Updated: Feb 16
Having trouble pooping? You’re not alone. Constipation is an uncomfortable and inconvenient problem for both adults and children alike.
I know this topic can be embarrassing and nobody want to talk about it and my children are always asking me why I'm always reading books and talking about poo.
As a naturopath (one with Crohn's disease) I know the importance of our daily habits, pooing is our bodies way of dumping our bodies excess waste products, It is also a way of telling us what's going on in the body. Think of it as a daily health report card.
Constipation is obviously uncomfortable and frustrating, but left untreated it can lead to other serious health issues like fecal impaction, and colon cancer (study), this is why avoiding chronic constipation is top of my priority list.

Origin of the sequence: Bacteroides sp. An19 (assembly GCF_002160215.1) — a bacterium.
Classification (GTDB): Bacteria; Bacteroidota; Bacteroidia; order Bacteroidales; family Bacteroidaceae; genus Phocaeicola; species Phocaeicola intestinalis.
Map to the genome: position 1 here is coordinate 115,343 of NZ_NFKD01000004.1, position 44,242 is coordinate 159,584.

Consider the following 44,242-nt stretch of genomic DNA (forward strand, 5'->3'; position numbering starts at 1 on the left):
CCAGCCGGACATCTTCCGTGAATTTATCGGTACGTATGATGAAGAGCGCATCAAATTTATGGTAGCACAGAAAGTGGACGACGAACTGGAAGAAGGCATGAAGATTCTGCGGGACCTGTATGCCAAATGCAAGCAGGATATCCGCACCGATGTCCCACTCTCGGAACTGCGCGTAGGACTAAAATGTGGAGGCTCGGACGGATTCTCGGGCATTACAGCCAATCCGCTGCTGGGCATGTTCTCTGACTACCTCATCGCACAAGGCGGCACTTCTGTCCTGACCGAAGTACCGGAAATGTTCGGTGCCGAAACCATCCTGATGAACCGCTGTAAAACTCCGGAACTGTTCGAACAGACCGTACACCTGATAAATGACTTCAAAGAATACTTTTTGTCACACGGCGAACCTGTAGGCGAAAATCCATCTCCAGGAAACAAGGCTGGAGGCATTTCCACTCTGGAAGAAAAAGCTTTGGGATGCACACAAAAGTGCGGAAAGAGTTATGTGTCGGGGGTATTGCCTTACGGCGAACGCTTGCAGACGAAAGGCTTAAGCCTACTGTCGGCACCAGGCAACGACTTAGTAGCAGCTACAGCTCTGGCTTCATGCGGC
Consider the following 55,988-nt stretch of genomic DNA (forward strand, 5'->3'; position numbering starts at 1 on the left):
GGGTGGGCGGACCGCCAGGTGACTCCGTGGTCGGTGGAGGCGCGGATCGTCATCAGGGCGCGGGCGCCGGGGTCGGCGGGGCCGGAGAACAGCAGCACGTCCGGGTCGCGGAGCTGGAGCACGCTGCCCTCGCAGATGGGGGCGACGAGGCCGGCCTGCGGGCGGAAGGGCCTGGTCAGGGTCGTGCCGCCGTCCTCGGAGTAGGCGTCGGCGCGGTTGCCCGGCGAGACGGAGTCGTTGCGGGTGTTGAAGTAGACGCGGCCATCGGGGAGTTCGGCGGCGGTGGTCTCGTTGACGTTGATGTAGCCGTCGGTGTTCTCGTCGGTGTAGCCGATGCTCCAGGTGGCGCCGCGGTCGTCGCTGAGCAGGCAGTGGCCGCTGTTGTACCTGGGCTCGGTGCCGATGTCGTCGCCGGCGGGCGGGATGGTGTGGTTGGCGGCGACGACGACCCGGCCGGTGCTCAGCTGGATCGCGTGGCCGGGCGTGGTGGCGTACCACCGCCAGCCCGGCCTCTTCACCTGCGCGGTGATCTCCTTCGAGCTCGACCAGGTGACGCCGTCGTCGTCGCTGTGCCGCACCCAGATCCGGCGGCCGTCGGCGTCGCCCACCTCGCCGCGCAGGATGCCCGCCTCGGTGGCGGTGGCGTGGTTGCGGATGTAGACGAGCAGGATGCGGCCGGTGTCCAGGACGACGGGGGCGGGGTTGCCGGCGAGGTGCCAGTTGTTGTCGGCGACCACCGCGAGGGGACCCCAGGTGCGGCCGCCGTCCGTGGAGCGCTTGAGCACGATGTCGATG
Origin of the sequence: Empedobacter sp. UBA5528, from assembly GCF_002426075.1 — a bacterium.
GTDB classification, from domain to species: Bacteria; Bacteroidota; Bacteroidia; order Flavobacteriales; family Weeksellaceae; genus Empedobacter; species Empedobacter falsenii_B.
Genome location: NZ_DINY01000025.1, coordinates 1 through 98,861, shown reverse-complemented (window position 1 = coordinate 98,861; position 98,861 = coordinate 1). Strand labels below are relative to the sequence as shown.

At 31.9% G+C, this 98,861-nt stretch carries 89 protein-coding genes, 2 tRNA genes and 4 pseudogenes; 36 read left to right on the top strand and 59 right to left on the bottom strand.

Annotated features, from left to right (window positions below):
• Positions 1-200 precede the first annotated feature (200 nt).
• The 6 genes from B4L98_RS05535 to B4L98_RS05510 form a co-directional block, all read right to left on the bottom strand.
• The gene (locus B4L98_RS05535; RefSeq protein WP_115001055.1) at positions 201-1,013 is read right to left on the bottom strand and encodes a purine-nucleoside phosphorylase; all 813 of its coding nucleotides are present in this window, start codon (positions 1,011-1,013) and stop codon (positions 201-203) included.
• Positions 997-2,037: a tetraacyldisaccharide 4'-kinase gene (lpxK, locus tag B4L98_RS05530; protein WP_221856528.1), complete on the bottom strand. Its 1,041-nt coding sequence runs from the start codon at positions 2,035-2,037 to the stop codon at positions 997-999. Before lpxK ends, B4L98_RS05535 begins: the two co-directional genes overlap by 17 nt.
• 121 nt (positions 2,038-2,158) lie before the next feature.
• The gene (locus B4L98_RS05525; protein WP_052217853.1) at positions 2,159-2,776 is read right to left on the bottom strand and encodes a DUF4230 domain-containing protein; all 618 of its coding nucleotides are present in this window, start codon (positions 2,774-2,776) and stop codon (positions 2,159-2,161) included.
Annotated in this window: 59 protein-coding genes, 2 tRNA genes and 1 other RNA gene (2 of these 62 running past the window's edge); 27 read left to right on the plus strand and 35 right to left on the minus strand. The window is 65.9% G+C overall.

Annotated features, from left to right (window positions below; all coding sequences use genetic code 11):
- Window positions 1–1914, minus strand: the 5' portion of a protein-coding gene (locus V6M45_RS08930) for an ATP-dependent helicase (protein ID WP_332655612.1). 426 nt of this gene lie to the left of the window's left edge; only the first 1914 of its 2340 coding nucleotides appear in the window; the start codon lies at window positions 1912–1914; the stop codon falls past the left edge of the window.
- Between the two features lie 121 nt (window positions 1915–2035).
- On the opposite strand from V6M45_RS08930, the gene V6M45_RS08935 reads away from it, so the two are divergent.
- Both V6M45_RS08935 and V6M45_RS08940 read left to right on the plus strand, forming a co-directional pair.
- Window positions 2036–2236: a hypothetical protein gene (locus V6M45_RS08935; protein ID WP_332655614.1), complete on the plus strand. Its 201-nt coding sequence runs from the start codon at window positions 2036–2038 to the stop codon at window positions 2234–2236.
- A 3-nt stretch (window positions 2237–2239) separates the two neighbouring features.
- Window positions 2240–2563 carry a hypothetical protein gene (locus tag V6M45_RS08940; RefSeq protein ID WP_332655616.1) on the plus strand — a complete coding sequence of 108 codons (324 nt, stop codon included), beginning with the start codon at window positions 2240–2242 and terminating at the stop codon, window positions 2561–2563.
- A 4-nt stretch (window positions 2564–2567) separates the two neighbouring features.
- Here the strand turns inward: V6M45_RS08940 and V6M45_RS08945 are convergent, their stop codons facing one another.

When the stool (poo) stays in the bowel for extended periods of time, the body starts reabsorbing the toxins that it is trying to excrete, this increases toxicity in the body and may cause many issues including fatigue and acne.
Ideally we should be taking out the trash every day.
So What Is Constipation?
Constipation is defined as having difficulty emptying the bowels, going less than three times a week and is usually associated with hardened stools either shaped like large pinecones or small rabbit droppings. The more time the stool sits in the digestive tract, the harder the stool becomes as the bowel reabsorbs fluid.
In some cases a person may experience constipation with diarrhoea, this is known as overflow and commonly seen in children.
Common Constipation Symptoms in Children
The most common signs and symptoms of constipation include:
Complaining of increased tummy pain or not eating because of the feeling of fullness.
Intestinal bloating and excessive wind or flatulence
Large and hard stools or rabbit dropping.
Showing signs of straining, pain or crying when passing a stool
Not passed stools for 3 or more days, or only passing small amounts